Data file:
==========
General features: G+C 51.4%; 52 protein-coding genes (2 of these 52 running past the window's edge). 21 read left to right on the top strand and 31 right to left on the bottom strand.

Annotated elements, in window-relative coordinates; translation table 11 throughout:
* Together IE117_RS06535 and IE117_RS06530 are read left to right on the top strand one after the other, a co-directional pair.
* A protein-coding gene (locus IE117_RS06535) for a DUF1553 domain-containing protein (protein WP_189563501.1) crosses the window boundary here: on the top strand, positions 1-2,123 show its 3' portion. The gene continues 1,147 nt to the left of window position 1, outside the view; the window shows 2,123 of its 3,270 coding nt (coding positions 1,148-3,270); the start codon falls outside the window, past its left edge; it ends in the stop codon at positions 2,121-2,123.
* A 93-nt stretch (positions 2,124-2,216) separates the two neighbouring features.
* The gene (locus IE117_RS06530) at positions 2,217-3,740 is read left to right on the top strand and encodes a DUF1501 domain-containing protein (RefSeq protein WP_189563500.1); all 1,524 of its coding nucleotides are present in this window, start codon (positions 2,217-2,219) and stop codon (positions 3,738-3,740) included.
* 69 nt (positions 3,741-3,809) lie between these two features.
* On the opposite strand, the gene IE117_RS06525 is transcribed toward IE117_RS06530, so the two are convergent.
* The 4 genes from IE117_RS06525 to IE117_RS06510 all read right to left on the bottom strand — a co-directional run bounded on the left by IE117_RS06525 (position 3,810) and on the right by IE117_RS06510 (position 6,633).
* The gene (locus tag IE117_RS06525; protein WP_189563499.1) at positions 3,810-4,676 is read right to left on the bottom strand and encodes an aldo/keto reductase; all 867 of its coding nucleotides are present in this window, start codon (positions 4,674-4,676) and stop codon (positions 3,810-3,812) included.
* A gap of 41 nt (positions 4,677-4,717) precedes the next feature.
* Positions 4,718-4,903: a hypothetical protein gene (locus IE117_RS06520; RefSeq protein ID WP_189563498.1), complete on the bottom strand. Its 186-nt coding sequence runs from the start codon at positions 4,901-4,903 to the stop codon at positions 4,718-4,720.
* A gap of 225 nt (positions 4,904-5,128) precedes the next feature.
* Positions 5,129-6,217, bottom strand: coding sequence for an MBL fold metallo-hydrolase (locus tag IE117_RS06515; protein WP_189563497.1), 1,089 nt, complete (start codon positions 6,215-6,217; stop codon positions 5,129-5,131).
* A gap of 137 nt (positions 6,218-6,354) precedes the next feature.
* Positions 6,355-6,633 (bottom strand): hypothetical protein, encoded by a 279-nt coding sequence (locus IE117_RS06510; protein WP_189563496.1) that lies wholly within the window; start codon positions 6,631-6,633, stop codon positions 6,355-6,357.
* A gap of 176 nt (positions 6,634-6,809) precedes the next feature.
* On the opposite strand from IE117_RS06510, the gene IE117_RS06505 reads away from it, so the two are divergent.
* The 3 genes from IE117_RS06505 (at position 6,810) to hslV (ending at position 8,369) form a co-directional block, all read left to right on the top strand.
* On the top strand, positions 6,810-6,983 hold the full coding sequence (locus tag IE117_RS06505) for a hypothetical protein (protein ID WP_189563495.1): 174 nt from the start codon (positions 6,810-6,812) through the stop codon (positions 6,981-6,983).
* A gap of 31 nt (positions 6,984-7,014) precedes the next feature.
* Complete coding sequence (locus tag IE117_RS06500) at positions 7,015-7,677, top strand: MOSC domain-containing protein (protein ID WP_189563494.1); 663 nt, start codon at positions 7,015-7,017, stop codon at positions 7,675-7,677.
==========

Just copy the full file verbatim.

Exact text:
General features: G+C 51.4%; 52 protein-coding genes (2 of these 52 running past the window's edge). 21 read left to right on the top strand and 31 right to left on the bottom strand.

Annotated elements, in window-relative coordinates; translation table 11 throughout:
* Together IE117_RS06535 and IE117_RS06530 are read left to right on the top strand one after the other, a co-directional pair.
* A protein-coding gene (locus IE117_RS06535) for a DUF1553 domain-containing protein (protein WP_189563501.1) crosses the window boundary here: on the top strand, positions 1-2,123 show its 3' portion. The gene continues 1,147 nt to the left of window position 1, outside the view; the window shows 2,123 of its 3,270 coding nt (coding positions 1,148-3,270); the start codon falls outside the window, past its left edge; it ends in the stop codon at positions 2,121-2,123.
* A 93-nt stretch (positions 2,124-2,216) separates the two neighbouring features.
* The gene (locus IE117_RS06530) at positions 2,217-3,740 is read left to right on the top strand and encodes a DUF1501 domain-containing protein (RefSeq protein WP_189563500.1); all 1,524 of its coding nucleotides are present in this window, start codon (positions 2,217-2,219) and stop codon (positions 3,738-3,740) included.
* 69 nt (positions 3,741-3,809) lie between these two features.
* On the opposite strand, the gene IE117_RS06525 is transcribed toward IE117_RS06530, so the two are convergent.
* The 4 genes from IE117_RS06525 to IE117_RS06510 all read right to left on the bottom strand — a co-directional run bounded on the left by IE117_RS06525 (position 3,810) and on the right by IE117_RS06510 (position 6,633).
* The gene (locus tag IE117_RS06525; protein WP_189563499.1) at positions 3,810-4,676 is read right to left on the bottom strand and encodes an aldo/keto reductase; all 867 of its coding nucleotides are present in this window, start codon (positions 4,674-4,676) and stop codon (positions 3,810-3,812) included.
* A gap of 41 nt (positions 4,677-4,717) precedes the next feature.
* Positions 4,718-4,903: a hypothetical protein gene (locus IE117_RS06520; RefSeq protein ID WP_189563498.1), complete on the bottom strand. Its 186-nt coding sequence runs from the start codon at positions 4,901-4,903 to the stop codon at positions 4,718-4,720.
* A gap of 225 nt (positions 4,904-5,128) precedes the next feature.
* Positions 5,129-6,217, bottom strand: coding sequence for an MBL fold metallo-hydrolase (locus tag IE117_RS06515; protein WP_189563497.1), 1,089 nt, complete (start codon positions 6,215-6,217; stop codon positions 5,129-5,131).
* A gap of 137 nt (positions 6,218-6,354) precedes the next feature.
* Positions 6,355-6,633 (bottom strand): hypothetical protein, encoded by a 279-nt coding sequence (locus IE117_RS06510; protein WP_189563496.1) that lies wholly within the window; start codon positions 6,631-6,633, stop codon positions 6,355-6,357.
* A gap of 176 nt (positions 6,634-6,809) precedes the next feature.
* On the opposite strand from IE117_RS06510, the gene IE117_RS06505 reads away from it, so the two are divergent.
* The 3 genes from IE117_RS06505 (at position 6,810) to hslV (ending at position 8,369) form a co-directional block, all read left to right on the top strand.
* On the top strand, positions 6,810-6,983 hold the full coding sequence (locus tag IE117_RS06505) for a hypothetical protein (protein ID WP_189563495.1): 174 nt from the start codon (positions 6,810-6,812) through the stop codon (positions 6,981-6,983).
* A gap of 31 nt (positions 6,984-7,014) precedes the next feature.
* Complete coding sequence (locus tag IE117_RS06500) at positions 7,015-7,677, top strand: MOSC domain-containing protein (protein ID WP_189563494.1); 663 nt, start codon at positions 7,015-7,017, stop codon at positions 7,675-7,677.